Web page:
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Newkirk Herald-Journal Extra
Special Report
Reprinted With Permission From The Los Angeles Times
Defining The Theology...
The Religion Abounds in Galactic Tales;
Deepest Secrets Known to Few

By Joel Sappell and
Robert W. Welkos
(c) 1990, Los Angeles Times

What is Scientology?

Not even the vast majority of Scientologists can fully answer the question. In the Church of Scientology, there is no one book that comprehensively sets forth the religion's beliefs in the fashion of, say, the Bible or the Koran.

Rather, Scientology's theology is scattered among the voluminous writings and tape-recorded discourses of the late science fiction writer L. Ron Hubbard, who founded the religion in the early 1950s.

Piece by piece, his teachings are revealed to church members through a progression of sometimes secret courses that take years to complete and cost tens of thousands of dollars. Out of a membership estimated by the church to be 6.5 million, only a tiny fraction have climbed to the upper reaches. In fact, according to a Scientology publication earlier this year, fewer than 900 members have completed the church's highest course, nicknamed "Truth Revealed."

While Hubbard's "Dianetics: The Modern Science of Mental Health" typically is one of the first books read by church members, its relationship to Scientology is like that of a grade school to a university.

What Scientologists learn in their courses is never publicly discussed by the church, which is trying to shake its cultish image and establish itself as a mainstream religion. For to the uninitiated, Hubbard's theology would resemble pure science fiction, complete with galactic battles, interplanetary civilizations and tyrants who roam the universe.
Here, based on court records, church documents and Hubbard lectures that span the past four decades, is a rare look at portions of Scientology's theology and the cosmological musings of the man who wrote it.

Central to Scientology is a belief in an immortal soul, or "thetan," that passes from one body to the next through countless reincarnations spanning trillions of years.
Together and collectively, thetans created the universe - all the stars and planets, every plant and animal. To function within their creation, thetans built bodies for themselves of wildly varying appearances, the human form being just one.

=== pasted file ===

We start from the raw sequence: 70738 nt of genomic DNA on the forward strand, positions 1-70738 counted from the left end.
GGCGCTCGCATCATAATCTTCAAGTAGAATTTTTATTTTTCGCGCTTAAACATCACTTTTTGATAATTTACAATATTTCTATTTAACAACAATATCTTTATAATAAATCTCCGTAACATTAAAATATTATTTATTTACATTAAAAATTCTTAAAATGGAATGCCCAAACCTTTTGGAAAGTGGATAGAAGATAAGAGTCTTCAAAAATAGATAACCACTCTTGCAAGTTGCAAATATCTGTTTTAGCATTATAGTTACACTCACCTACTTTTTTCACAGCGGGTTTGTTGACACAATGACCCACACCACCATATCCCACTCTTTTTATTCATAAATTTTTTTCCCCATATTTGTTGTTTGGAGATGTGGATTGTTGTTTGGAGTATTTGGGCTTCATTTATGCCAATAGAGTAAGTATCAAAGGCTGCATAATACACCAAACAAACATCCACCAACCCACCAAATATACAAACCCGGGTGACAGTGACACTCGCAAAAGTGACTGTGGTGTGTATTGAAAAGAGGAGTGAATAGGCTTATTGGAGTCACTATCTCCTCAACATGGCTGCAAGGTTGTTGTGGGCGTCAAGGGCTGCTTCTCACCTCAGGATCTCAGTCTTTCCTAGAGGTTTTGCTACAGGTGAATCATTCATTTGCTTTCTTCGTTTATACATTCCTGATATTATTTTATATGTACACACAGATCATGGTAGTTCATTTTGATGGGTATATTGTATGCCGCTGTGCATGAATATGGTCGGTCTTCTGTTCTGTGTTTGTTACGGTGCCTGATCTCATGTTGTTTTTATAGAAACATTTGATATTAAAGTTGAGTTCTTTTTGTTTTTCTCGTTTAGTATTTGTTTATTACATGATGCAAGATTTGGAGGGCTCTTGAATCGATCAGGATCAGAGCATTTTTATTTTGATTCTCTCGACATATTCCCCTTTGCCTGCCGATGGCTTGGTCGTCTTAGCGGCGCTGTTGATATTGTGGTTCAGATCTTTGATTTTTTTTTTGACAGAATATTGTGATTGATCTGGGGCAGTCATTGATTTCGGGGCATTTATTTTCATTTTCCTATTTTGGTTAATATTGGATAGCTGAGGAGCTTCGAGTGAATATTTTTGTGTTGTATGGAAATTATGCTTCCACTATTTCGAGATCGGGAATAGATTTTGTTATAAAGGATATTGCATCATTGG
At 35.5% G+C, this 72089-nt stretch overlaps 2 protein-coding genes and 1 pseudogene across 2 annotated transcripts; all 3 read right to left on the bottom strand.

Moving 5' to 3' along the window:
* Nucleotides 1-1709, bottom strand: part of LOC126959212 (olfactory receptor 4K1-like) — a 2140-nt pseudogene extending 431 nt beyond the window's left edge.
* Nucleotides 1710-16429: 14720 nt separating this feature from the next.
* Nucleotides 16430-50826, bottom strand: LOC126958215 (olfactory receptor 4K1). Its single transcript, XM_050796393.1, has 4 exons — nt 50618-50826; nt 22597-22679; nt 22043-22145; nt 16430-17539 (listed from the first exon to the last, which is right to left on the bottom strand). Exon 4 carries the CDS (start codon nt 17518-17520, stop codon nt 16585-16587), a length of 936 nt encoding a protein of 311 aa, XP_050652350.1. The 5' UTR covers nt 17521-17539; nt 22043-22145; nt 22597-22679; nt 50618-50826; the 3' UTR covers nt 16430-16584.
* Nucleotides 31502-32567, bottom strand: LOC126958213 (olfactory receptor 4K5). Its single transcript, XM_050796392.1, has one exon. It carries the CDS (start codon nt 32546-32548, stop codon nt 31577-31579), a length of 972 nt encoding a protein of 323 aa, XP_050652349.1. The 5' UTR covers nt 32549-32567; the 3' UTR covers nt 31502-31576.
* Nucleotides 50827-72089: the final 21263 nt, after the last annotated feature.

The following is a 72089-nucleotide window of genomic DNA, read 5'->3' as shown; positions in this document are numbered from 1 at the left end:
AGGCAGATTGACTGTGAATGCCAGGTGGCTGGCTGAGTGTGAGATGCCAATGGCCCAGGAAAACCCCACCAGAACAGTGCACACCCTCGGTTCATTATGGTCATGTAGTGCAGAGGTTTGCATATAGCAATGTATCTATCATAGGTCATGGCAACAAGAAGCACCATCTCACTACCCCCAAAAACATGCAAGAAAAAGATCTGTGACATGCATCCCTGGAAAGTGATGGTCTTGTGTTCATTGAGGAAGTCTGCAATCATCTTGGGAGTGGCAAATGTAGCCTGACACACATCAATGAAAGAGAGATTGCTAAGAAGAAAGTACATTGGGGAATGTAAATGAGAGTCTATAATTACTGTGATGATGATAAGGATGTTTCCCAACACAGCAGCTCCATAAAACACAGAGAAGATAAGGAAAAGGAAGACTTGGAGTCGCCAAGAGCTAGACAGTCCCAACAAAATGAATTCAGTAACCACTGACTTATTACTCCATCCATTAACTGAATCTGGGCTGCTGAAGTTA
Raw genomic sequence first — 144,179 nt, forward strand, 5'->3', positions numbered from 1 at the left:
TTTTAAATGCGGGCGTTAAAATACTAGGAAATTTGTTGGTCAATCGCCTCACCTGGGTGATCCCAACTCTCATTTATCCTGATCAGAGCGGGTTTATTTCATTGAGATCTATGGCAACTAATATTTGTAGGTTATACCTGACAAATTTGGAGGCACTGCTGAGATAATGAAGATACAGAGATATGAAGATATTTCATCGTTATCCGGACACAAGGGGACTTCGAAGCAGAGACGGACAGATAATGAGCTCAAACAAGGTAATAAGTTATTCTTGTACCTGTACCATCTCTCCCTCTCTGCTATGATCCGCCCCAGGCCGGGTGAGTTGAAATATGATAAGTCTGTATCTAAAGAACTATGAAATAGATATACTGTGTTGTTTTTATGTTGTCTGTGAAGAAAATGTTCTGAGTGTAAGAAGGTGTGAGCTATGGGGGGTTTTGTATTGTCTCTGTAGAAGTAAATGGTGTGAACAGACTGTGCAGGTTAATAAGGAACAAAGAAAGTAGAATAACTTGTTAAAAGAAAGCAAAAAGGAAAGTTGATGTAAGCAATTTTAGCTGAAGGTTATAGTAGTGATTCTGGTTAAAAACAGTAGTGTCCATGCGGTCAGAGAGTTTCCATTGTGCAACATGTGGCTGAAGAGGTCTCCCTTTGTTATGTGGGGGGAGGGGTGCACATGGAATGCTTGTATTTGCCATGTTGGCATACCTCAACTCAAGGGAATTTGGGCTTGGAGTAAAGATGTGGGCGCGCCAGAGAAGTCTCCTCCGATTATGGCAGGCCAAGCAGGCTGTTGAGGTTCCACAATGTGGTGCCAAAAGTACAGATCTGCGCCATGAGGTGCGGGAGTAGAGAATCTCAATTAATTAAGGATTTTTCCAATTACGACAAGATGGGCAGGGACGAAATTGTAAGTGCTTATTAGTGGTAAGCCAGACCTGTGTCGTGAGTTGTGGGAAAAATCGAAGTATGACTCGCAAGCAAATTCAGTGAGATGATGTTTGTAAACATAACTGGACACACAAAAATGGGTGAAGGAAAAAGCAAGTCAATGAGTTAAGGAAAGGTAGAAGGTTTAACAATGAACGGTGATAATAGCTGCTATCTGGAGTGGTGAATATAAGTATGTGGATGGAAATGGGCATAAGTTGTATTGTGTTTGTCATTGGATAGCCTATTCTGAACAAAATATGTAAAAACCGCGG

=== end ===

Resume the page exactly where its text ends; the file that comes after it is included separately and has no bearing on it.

But each thetan is vulnerable to painful experiences that can diminish its powers and create emotional and physical problems in the individual it inhabits. The goal of Scientology is to purge these experiences from the thetan, making it again omnipotent and returning spiritual and bodily health to its host.

The painful experiences are called "engrams." Hubbard said some happen by accident - from ancient planetary wars, for example - while others are intentionally inflicted by other thetans who have gone bad and want power. In Scientology, these engrams are called "implants."
According to Hubbard, the bad thetans through the eons have electronically implanted other thetans with information intended to confuse them and make them forget the powers they inherently possess - kind of a brainwashing procedure.

While Hubbard was not always precise about the origins of the implants, he was very clear about the impact.

"Implants," Hubbard said, "result in all varieties of illness, apathy, degradation, neurosis and insanity and are the principal cause of these in man."
Hubbard identified numerous implants that he said have occurred through the ages and that are addressed during Scientology courses aimed at neutralizing their harmful effects.
Hubbard maintained, for example, that the concept of a Christian heaven is the product of two implants dating back more than 43 trillion years. Heaven, he said, is a "false dream" and a "very painful lie" intended to direct thetans toward a non-existent goal and convince them they have only one life.

In reality, Hubbard said, there is no heaven and there was no Christ.
"The [implanted] symbol of a crucified Christ is very apt indeed," Hubbard said. "It's the symbol of a thetan betrayed."

Hubbard said that one of the worst implants happens after a person dies. While Hubbard's story of this implant may seem outlandish to some, he advanced it as a factual account of reincarnation.

"Of all the nasty, mean and vicious implants that have ever been invented, this one is it," he declared during a lecture in the 1950s. "And it's been going on for thousands of years."
Hubbard said that when a person dies, his or her thetan goes to a "landing station" on Venus, where it is programmed with lies about its past life and its next life. The lies include a promise that it will be returned to Earth by being lovingly shunted into the body of a newborn baby.

Not so, said Hubbard, who described the thetan's re-entry this way: